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Volume 24, Number 10 — November 2017

ETSU breaks ground on James C. and Mary B. Martin Center for the Arts

An artist's rendering of the James C. and Mary B. Martin Center for the Arts.
An artist's rendering of the James C. and Mary B. Martin Center for the Arts.

September 11, 2017

JOHNSON CITY Ground was officially broken on East Tennessee State University's long-awaited Center for the Arts.

The center, located next to the Centre at Millennium Park on W. State of Franklin Road, will be a home for many of ETSU's arts programs. The $53 million facility will include performance, instructional and teaching space, as well as a performance hall with seating for 1,200 guests.

Funding for the arts center was made possible through a state appropriation, private donations and a partnership with the City of Johnson City.

Earlier in the day, the ETSU Board of Trustees voted to name the facility the James C. and Mary B. Martin Center for the Arts. The late James C. Martin pledged the lead gift of $3 million toward the facility in 2013 as fundraising efforts began. Also, James Martin's daughter, Sonia King, allocated an additional $1 million to construct the facility.

Martin's giving to the university totals approximately $7 million, which includes the initial gift that established the Mary B. Martin School of the Arts at ETSU in memory of his wife in 2009.

"This is a historic day for ETSU as we realize a dream that began more than a quarter-century ago," said ETSU President Brian Noland. "It is also a day that we honor the legacy of members of the Martin family and the powerful way in which they have transformed the arts on this campus and in this region. The James C. and Mary B. Martin Center for the Arts will showcase the artistic talents of our students, faculty and staff as well as performers from across the region.

"We are grateful to Sonia King, the late Jim Martin, the City of Johnson City and the hundreds of other donors who have partnered with us to create this world-class home for our arts programs."

"With Jim Martin's steadfast support of the arts at ETSU and in the region, he would be thrilled to see the groundbreaking today on a new showcase for the arts at ETSU," added Anita DeAngelis, director of the Mary B. Martin School of the Arts. "He was aware of the struggles we've faced with existing facilities in presenting guest artists and training the next generations.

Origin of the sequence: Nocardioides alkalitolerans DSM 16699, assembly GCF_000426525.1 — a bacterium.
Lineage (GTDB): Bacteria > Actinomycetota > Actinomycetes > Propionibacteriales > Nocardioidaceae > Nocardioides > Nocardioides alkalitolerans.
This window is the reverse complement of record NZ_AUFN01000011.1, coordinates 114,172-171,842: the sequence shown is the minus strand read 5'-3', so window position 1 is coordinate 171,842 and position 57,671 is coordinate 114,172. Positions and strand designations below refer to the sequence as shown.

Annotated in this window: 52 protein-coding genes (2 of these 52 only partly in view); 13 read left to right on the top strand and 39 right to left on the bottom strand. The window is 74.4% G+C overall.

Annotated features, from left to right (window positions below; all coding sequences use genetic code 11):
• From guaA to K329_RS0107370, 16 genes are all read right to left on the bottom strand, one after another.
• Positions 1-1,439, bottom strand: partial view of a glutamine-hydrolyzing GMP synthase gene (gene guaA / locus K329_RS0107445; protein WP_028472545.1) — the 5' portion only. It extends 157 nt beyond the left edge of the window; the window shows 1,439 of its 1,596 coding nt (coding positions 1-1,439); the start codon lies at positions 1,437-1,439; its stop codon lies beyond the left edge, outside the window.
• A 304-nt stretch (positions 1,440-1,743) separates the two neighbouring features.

"It is very fitting to recognize the generosity of the Martin family in naming the new building the James C. and Mary B. Martin Center for the Arts. We look forward to the programming this facility will allow and the continuation of the Martins' legacy for years to come."

"My family has always loved the arts, and I am so proud of the impact on the university and surrounding region that has been possible through their support," Sonia King said. "It means so much for me to be able to continue their legacy and mission and to help make arts education and performances more accessible to students and the public well into the future."

James Martin began his career as a junior research chemist with Eastman Kodak, a division of Eastman Chemical, after graduating from the University of North Carolina at Chapel Hill in 1947. Upon becoming a research fellow in 1982, he found new ways to use chemistry and improve Eastman's processes for raw materials, and he authored or co-authored 101 U.S. patents and several foreign patents. From 1986-92, Martin worked in management and ended his career as director of the Eastman Chemical Co. Chemistry Research Division.

In 1966, Martin married Mary Beard, a 1962 graduate of then-East Tennessee State College who also worked as a chemist at Eastman and was an avid supporter of the arts. Following Mary's death in 2008, James Martin dedicated his philanthropic efforts to begin a legacy for the arts at Mary's alma mater and throughout the region.

The Martins received numerous honors for their philanthropy at ETSU, including the Tennessee Board of Regents (TBR) Chancellor's Award in 2010, ETSU's George L. Carter Award and the TBR Regents' Award in 2013, and ETSU's Dr. Richard A. Manahan Margin of Excellence Award in 2014.